Anyone who’s ever forgotten to pay a bill will empathize with the recent victims of an Internet-based bank-robbing scheme operating out of Slovenia.
The Slovenian national Computer Emergency Response Team, SI-CERT, reported Saturday (March 23) that five Slovenian citizens had been arrested in connection with a series of malware attacks that led to 2 million euros ($2.6 million) being stolen from the accounts of several small and medium-size businesses.
The cyber-criminals allegedly sent spoof emails made to look like late-payment warnings from local banks and, in one case, a state tax authority.
Attached to the fear-inducing emails were Trojans that, once downloaded, installed a remote administration toolkit (RAT) on the victims' PCs.
The RAT enabled the alleged criminals to monitor the activities of the businesses' accounting departments, eventually gleaning the necessary credentials to break into a company’s bank account.
In parts of Europe, banks require online-account holders to verify their identities by inserting a bank-issued smartcard into a reader attached to their PCs.
So whenever a business employee targeted by the gang forgot to remove the smartcard from its reader after use, the company bank accounts were simply sitting ducks for the cybercriminals.
The thieves typically waited until a Friday or the day before a national holiday to move money out of the rightful owners' accounts into dummy accounts set up to receive the stolen money, according to SI-CERT.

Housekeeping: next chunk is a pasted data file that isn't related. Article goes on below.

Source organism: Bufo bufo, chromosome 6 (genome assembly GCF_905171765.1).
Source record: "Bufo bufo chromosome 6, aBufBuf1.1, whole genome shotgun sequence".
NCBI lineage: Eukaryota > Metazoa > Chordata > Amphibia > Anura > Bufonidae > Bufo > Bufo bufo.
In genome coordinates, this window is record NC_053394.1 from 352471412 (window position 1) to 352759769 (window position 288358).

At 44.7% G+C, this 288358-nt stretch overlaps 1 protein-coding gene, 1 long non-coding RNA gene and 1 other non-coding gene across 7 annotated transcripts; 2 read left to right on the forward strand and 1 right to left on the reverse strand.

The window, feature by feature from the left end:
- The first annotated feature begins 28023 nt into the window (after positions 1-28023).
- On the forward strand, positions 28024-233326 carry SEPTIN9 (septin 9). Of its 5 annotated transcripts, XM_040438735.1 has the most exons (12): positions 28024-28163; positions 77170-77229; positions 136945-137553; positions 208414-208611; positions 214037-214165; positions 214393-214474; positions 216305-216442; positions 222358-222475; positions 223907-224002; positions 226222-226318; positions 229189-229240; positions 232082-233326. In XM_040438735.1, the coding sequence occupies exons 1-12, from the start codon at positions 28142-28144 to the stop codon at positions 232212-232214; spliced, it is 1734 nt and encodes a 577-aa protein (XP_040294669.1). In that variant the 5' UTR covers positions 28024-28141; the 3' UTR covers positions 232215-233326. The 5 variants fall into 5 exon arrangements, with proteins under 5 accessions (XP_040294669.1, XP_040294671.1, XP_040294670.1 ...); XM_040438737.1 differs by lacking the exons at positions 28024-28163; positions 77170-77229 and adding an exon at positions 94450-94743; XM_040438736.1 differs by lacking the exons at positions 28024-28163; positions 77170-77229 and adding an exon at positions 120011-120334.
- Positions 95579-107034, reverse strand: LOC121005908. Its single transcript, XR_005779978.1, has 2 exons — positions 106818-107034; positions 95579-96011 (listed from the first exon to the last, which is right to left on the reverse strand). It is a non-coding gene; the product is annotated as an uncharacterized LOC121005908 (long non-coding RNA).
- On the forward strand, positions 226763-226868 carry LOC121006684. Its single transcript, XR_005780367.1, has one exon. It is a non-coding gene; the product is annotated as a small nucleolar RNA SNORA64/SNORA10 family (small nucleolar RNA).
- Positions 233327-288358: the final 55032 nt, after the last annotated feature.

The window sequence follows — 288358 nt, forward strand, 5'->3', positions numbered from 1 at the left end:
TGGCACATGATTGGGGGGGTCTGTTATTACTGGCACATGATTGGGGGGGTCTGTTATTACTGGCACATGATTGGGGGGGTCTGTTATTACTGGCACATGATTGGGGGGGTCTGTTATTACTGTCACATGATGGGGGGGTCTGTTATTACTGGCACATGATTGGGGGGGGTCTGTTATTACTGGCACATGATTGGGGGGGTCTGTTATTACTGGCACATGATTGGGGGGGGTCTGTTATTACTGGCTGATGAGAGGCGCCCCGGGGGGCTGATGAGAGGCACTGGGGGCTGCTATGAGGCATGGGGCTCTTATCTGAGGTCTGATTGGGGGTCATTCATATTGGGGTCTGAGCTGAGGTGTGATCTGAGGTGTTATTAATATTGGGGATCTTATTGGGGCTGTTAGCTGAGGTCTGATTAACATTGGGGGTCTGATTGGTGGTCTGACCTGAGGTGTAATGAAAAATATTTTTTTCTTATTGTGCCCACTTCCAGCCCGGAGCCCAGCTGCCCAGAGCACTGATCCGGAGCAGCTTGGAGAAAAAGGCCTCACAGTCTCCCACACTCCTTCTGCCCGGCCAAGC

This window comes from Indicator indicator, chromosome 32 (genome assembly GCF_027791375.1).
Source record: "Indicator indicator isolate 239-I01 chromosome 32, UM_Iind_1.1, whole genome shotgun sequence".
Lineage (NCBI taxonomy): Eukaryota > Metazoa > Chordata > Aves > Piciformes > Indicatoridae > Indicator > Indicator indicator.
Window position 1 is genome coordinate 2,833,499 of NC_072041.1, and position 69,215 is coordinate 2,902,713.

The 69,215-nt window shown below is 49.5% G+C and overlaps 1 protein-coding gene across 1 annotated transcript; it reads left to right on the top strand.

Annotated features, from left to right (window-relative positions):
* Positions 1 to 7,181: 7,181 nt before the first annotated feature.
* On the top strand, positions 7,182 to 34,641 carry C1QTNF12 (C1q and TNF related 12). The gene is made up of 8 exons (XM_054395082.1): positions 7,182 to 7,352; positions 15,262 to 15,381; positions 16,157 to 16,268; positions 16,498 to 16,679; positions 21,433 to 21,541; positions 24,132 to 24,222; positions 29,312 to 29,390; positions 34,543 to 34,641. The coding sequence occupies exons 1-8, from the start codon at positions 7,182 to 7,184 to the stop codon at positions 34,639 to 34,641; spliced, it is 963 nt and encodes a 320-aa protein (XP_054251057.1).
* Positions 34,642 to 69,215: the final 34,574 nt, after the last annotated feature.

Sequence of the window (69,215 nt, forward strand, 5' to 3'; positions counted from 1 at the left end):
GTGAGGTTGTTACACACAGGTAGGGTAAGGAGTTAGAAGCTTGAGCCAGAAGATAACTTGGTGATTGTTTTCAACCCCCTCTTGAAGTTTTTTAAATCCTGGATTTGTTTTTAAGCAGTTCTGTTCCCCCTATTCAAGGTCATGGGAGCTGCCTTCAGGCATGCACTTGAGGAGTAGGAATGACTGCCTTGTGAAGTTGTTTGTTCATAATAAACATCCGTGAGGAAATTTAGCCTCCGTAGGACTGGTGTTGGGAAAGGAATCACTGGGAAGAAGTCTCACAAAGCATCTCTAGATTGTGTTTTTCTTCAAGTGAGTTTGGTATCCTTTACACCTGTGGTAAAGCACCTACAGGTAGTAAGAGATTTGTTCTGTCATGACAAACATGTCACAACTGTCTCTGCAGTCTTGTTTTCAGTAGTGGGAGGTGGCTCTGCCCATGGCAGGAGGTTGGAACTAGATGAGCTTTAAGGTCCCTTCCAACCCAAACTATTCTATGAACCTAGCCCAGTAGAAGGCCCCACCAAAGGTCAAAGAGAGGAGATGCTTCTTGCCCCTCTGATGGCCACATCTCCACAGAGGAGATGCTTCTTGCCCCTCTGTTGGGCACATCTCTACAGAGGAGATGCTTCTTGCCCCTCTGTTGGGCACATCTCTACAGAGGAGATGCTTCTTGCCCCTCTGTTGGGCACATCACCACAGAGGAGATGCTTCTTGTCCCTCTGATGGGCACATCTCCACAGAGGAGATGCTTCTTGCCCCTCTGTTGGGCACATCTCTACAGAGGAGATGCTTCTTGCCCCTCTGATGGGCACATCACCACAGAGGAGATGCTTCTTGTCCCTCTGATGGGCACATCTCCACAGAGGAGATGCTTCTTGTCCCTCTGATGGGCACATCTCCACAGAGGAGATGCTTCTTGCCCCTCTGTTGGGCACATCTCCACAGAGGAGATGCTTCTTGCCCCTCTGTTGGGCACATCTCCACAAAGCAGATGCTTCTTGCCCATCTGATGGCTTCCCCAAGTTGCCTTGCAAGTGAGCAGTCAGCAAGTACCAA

This allowed the criminal activity to go unnoticed for several days before being brought to the attention of business and bank personnel.
The malware doesn't sound like a typical banking Trojan, which is a more sophisticated piece of malware that automates much of what these alleged criminals did manually, such as grabbing login credentials and emptying accounts. But the end result was the same.
In an attempt to turn the stolen money in the dummy accounts into cash, the criminals also concocted a fraudulent British insurance company as part of a work-at-home scam employing 25 unsuspecting money mules.
The mules successfully transferred approximately 2 million euros before police apprehended those thought to be responsible for the scheme.
The recent arrests are the result of an investigation that began in mid-2012, when SI-CERT started to receive reports from businesses about the malware-packed email scheme.
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